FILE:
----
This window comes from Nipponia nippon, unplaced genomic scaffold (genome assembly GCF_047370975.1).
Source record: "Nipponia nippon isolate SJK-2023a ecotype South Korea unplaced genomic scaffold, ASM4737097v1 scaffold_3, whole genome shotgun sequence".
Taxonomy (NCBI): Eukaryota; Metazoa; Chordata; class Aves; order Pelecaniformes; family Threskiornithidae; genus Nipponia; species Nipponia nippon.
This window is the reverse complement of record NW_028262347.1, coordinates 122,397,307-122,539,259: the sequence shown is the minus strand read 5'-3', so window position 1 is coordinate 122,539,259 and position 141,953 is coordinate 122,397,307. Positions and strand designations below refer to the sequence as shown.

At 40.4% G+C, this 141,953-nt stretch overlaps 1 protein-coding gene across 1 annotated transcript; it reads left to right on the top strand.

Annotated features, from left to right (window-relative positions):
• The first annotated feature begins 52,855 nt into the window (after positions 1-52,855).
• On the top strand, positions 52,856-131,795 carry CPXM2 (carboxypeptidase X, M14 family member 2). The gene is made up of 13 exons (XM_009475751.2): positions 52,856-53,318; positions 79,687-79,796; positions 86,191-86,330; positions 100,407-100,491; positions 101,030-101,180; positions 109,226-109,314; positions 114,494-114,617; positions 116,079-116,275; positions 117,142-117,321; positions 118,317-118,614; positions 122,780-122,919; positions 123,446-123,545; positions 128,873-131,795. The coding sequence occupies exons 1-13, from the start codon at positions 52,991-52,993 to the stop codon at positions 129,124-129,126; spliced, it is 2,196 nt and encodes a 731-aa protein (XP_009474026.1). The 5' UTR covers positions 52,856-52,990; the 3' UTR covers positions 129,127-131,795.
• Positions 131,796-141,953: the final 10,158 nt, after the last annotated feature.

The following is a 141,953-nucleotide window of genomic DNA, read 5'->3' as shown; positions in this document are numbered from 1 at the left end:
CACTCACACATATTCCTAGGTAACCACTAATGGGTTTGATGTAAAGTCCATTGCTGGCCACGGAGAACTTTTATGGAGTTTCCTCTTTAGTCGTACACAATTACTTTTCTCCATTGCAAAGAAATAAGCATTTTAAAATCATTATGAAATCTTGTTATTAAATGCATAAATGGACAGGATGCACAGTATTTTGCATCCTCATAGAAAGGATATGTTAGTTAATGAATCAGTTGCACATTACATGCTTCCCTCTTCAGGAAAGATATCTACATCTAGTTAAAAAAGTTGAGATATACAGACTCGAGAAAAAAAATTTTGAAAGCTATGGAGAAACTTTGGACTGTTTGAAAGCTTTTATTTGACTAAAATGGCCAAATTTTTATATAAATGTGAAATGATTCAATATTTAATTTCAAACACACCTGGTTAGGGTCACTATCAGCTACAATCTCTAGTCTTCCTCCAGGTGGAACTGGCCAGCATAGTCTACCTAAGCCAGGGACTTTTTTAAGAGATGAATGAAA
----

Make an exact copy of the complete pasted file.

This window comes from Nipponia nippon, unplaced genomic scaffold (genome assembly GCF_047370975.1).
Source record: "Nipponia nippon isolate SJK-2023a ecotype South Korea unplaced genomic scaffold, ASM4737097v1 scaffold_3, whole genome shotgun sequence".
Taxonomy (NCBI): Eukaryota; Metazoa; Chordata; class Aves; order Pelecaniformes; family Threskiornithidae; genus Nipponia; species Nipponia nippon.
This window is the reverse complement of record NW_028262347.1, coordinates 122,397,307-122,539,259: the sequence shown is the minus strand read 5'-3', so window position 1 is coordinate 122,539,259 and position 141,953 is coordinate 122,397,307. Positions and strand designations below refer to the sequence as shown.

At 40.4% G+C, this 141,953-nt stretch overlaps 1 protein-coding gene across 1 annotated transcript; it reads left to right on the top strand.

Annotated features, from left to right (window-relative positions):
• The first annotated feature begins 52,855 nt into the window (after positions 1-52,855).
• On the top strand, positions 52,856-131,795 carry CPXM2 (carboxypeptidase X, M14 family member 2). The gene is made up of 13 exons (XM_009475751.2): positions 52,856-53,318; positions 79,687-79,796; positions 86,191-86,330; positions 100,407-100,491; positions 101,030-101,180; positions 109,226-109,314; positions 114,494-114,617; positions 116,079-116,275; positions 117,142-117,321; positions 118,317-118,614; positions 122,780-122,919; positions 123,446-123,545; positions 128,873-131,795. The coding sequence occupies exons 1-13, from the start codon at positions 52,991-52,993 to the stop codon at positions 129,124-129,126; spliced, it is 2,196 nt and encodes a 731-aa protein (XP_009474026.1). The 5' UTR covers positions 52,856-52,990; the 3' UTR covers positions 129,127-131,795.
• Positions 131,796-141,953: the final 10,158 nt, after the last annotated feature.

The following is a 141,953-nucleotide window of genomic DNA, read 5'->3' as shown; positions in this document are numbered from 1 at the left end:
CACTCACACATATTCCTAGGTAACCACTAATGGGTTTGATGTAAAGTCCATTGCTGGCCACGGAGAACTTTTATGGAGTTTCCTCTTTAGTCGTACACAATTACTTTTCTCCATTGCAAAGAAATAAGCATTTTAAAATCATTATGAAATCTTGTTATTAAATGCATAAATGGACAGGATGCACAGTATTTTGCATCCTCATAGAAAGGATATGTTAGTTAATGAATCAGTTGCACATTACATGCTTCCCTCTTCAGGAAAGATATCTACATCTAGTTAAAAAAGTTGAGATATACAGACTCGAGAAAAAAAATTTTGAAAGCTATGGAGAAACTTTGGACTGTTTGAAAGCTTTTATTTGACTAAAATGGCCAAATTTTTATATAAATGTGAAATGATTCAATATTTAATTTCAAACACACCTGGTTAGGGTCACTATCAGCTACAATCTCTAGTCTTCCTCCAGGTGGAACTGGCCAGCATAGTCTACCTAAGCCAGGGACTTTTTTAAGAGATGAATGAAA